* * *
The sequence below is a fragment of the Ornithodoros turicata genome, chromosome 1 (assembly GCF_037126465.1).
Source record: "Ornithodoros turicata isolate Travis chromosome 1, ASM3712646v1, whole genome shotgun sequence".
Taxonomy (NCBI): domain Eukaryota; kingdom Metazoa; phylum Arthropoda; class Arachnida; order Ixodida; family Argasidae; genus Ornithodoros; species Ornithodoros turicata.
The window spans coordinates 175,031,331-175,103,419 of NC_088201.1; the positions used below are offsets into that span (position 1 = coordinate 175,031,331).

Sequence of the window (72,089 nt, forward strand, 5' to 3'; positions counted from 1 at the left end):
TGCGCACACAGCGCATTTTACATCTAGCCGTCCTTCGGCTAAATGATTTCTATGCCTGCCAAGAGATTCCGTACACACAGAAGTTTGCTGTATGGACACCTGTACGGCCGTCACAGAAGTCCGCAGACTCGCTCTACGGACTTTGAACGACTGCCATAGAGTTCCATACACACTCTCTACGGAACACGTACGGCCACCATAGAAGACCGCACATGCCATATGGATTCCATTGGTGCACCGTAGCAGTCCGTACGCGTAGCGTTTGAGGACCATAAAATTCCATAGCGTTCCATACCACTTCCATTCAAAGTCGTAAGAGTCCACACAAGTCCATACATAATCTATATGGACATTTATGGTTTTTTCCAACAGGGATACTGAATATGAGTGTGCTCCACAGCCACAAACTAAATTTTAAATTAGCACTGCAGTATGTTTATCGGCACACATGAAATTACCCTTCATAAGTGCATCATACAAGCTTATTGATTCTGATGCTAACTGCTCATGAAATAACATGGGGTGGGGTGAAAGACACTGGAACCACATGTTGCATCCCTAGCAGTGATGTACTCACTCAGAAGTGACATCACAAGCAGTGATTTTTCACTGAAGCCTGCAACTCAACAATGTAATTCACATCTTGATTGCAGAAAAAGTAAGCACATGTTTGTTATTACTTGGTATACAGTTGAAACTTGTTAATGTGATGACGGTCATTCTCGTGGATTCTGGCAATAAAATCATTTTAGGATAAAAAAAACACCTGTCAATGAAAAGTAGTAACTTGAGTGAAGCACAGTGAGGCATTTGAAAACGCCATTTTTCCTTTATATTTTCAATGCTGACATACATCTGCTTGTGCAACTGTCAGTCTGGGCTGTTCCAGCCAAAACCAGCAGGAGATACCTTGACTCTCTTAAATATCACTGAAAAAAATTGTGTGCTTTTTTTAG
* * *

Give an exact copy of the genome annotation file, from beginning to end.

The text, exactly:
The sequence below is a fragment of the Ornithodoros turicata genome, chromosome 1 (assembly GCF_037126465.1).
Source record: "Ornithodoros turicata isolate Travis chromosome 1, ASM3712646v1, whole genome shotgun sequence".
Taxonomy (NCBI): domain Eukaryota; kingdom Metazoa; phylum Arthropoda; class Arachnida; order Ixodida; family Argasidae; genus Ornithodoros; species Ornithodoros turicata.
The window spans coordinates 175,031,331-175,103,419 of NC_088201.1; the positions used below are offsets into that span (position 1 = coordinate 175,031,331).

Sequence of the window (72,089 nt, forward strand, 5' to 3'; positions counted from 1 at the left end):
TGCGCACACAGCGCATTTTACATCTAGCCGTCCTTCGGCTAAATGATTTCTATGCCTGCCAAGAGATTCCGTACACACAGAAGTTTGCTGTATGGACACCTGTACGGCCGTCACAGAAGTCCGCAGACTCGCTCTACGGACTTTGAACGACTGCCATAGAGTTCCATACACACTCTCTACGGAACACGTACGGCCACCATAGAAGACCGCACATGCCATATGGATTCCATTGGTGCACCGTAGCAGTCCGTACGCGTAGCGTTTGAGGACCATAAAATTCCATAGCGTTCCATACCACTTCCATTCAAAGTCGTAAGAGTCCACACAAGTCCATACATAATCTATATGGACATTTATGGTTTTTTCCAACAGGGATACTGAATATGAGTGTGCTCCACAGCCACAAACTAAATTTTAAATTAGCACTGCAGTATGTTTATCGGCACACATGAAATTACCCTTCATAAGTGCATCATACAAGCTTATTGATTCTGATGCTAACTGCTCATGAAATAACATGGGGTGGGGTGAAAGACACTGGAACCACATGTTGCATCCCTAGCAGTGATGTACTCACTCAGAAGTGACATCACAAGCAGTGATTTTTCACTGAAGCCTGCAACTCAACAATGTAATTCACATCTTGATTGCAGAAAAAGTAAGCACATGTTTGTTATTACTTGGTATACAGTTGAAACTTGTTAATGTGATGACGGTCATTCTCGTGGATTCTGGCAATAAAATCATTTTAGGATAAAAAAAACACCTGTCAATGAAAAGTAGTAACTTGAGTGAAGCACAGTGAGGCATTTGAAAACGCCATTTTTCCTTTATATTTTCAATGCTGACATACATCTGCTTGTGCAACTGTCAGTCTGGGCTGTTCCAGCCAAAACCAGCAGGAGATACCTTGACTCTCTTAAATATCACTGAAAAAAATTGTGTGCTTTTTTTAG